Date of Award
Organizations, Person-environment fit, Psychological safety, Trust, Workplace
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Growing attention to the importance of employee psychological health has resulted in increased attention to its determinants and a growing desire to understand the psychosocial mechanisms through which employee psychological safety can be facilitated. Psychological safety is defined as employees’ taken-for-granted beliefs regarding the safety of engaging in interpersonal risk-taking, such that employees believe that they are free to express thoughts and concerns without fear of judgment or reprisal. The review focused on three important organizational constructs which have fueled considerable empirical research, largely to the exclusion of each other: psychological safety, person-environment fit, and trust. The research study adopted a perception-based focus and explored these constructs at the individual level of analysis. Specifically, this research examined the relation between individual perceptions of: perceived demographic similarity, person-environment fit (with the organization, leader, and coworkers) and psychological safety. Furthermore, this study sought to understand how trust impacts these relationships. A theoretically grounded conceptual model was advanced. Although psychological safety has been examined at multiple levels of analysis, and has been examined most commonly as a team-level construct, numerous researchers have argued that more work must be done to identify antecedents to psychological safety and to understand how employees come to feel psychologically safe at work. That is, without individuals perceiving they are psychologically safe in their work environment, there cannot be an aggregated perception of psychological safety at the team level. So while team level perceptions represent a climate of psychological safety in the workplace, the perceptions of such necessarily originate at the individual level. Determining the mechanisms through which individual’s come to perceive they are psychologically safe has both theoretical and practical merit through the potential to fuel future research with respect to creating environments and organizational cultures that facilitate more macro-level experiences of psychological safety. Data were collected from 827 participants using the Amazon Mechanical Turk crowd sourcing platform. Three path models were tested to evaluate the proposed associations between the variables for each of the three referents (organization, leader, and coworker). The results of the path analysis indicated that the proposed model showed excellent model fit to the data for each of the three referents and the model strongly suggested pathways from perceived fit (organization, leader and coworker) to perceptions of psychological safety. The data also supported significant indirect effects of perceived fit to perceptions of psychological safety through the corresponding trust referents. It may be inferred from this finding that not only does perceived fit contribute to perceptions of psychological safety, but trust also plays an integral role in the relationship processes necessary for employees to perceive they are safe to express themselves in the organizational context. This finding contributes to an understanding of the mechanisms that may lead to the development of perceptions of psychological safety in the workplace and has the potential to fuel future research focused on the development of organizational processes to facilitate psychological safety across other levels of analysis. Theoretical and practical implications are discussed.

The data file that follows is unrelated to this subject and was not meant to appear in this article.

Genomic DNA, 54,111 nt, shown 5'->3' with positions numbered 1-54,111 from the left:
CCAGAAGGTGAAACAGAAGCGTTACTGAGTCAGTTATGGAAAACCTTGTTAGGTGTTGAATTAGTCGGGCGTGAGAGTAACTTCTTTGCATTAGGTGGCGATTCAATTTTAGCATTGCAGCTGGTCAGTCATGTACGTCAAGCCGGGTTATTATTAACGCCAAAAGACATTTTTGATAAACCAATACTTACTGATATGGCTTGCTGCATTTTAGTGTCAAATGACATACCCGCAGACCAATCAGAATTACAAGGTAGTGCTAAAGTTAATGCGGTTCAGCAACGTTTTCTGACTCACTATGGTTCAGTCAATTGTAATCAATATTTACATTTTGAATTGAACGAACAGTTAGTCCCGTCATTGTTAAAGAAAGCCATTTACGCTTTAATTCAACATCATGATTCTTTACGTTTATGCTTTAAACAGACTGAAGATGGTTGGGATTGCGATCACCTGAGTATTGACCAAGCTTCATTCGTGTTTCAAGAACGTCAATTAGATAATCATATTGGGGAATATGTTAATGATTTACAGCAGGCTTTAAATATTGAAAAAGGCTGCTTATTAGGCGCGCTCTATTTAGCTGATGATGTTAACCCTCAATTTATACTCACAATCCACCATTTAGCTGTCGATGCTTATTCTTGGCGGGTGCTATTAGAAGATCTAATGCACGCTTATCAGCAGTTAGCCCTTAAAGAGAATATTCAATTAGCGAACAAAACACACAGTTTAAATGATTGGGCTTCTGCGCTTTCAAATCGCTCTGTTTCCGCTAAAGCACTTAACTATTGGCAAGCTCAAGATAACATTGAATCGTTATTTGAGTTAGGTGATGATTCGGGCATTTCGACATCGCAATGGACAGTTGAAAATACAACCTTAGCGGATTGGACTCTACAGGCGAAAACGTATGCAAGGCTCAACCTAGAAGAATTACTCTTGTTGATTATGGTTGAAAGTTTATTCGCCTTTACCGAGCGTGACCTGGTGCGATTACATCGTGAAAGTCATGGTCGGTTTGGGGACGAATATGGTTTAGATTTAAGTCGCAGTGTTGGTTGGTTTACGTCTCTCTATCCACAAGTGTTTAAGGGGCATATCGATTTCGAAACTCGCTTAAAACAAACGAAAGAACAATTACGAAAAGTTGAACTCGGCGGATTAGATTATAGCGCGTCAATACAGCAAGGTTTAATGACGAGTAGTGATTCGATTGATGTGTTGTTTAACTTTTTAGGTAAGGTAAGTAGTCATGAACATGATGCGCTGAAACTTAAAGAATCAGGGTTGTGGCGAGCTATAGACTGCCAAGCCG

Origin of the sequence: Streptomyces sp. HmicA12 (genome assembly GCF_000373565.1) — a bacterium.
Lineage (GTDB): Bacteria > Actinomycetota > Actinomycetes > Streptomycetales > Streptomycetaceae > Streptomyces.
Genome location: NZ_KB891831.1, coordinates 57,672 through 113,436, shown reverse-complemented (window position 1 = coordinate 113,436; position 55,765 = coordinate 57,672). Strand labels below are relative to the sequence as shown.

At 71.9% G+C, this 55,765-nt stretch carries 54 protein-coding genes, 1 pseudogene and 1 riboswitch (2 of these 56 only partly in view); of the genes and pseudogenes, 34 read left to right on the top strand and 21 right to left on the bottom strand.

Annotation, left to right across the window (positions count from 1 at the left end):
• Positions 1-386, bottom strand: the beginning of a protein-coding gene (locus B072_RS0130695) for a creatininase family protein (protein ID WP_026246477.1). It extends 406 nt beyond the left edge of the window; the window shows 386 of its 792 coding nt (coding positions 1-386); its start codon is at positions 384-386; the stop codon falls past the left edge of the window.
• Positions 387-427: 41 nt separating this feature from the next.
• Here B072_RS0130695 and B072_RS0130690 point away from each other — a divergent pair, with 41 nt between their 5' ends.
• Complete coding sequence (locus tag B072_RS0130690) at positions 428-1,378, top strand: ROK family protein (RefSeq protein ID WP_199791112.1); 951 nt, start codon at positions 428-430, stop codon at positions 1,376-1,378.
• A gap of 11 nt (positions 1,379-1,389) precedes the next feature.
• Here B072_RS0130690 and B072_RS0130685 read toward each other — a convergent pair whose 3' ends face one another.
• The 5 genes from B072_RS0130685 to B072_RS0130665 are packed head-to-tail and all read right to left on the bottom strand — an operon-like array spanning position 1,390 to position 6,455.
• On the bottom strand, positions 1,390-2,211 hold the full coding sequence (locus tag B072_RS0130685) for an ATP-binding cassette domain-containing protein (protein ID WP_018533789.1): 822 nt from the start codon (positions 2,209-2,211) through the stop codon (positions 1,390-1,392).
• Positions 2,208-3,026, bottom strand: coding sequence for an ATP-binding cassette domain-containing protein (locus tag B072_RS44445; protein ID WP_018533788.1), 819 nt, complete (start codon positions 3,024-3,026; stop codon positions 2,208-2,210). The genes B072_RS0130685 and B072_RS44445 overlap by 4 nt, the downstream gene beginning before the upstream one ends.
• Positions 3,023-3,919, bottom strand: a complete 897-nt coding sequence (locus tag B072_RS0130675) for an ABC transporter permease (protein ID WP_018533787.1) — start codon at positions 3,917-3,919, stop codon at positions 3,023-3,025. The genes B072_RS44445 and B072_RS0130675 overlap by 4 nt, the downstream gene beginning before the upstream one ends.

Stonefish, Twiladawn, "One size fits all? Exploring the relationship of person-environment fit and trust to feeling psychologically safe in the workplace" (2019). Electronic Theses and Dissertations. 7844.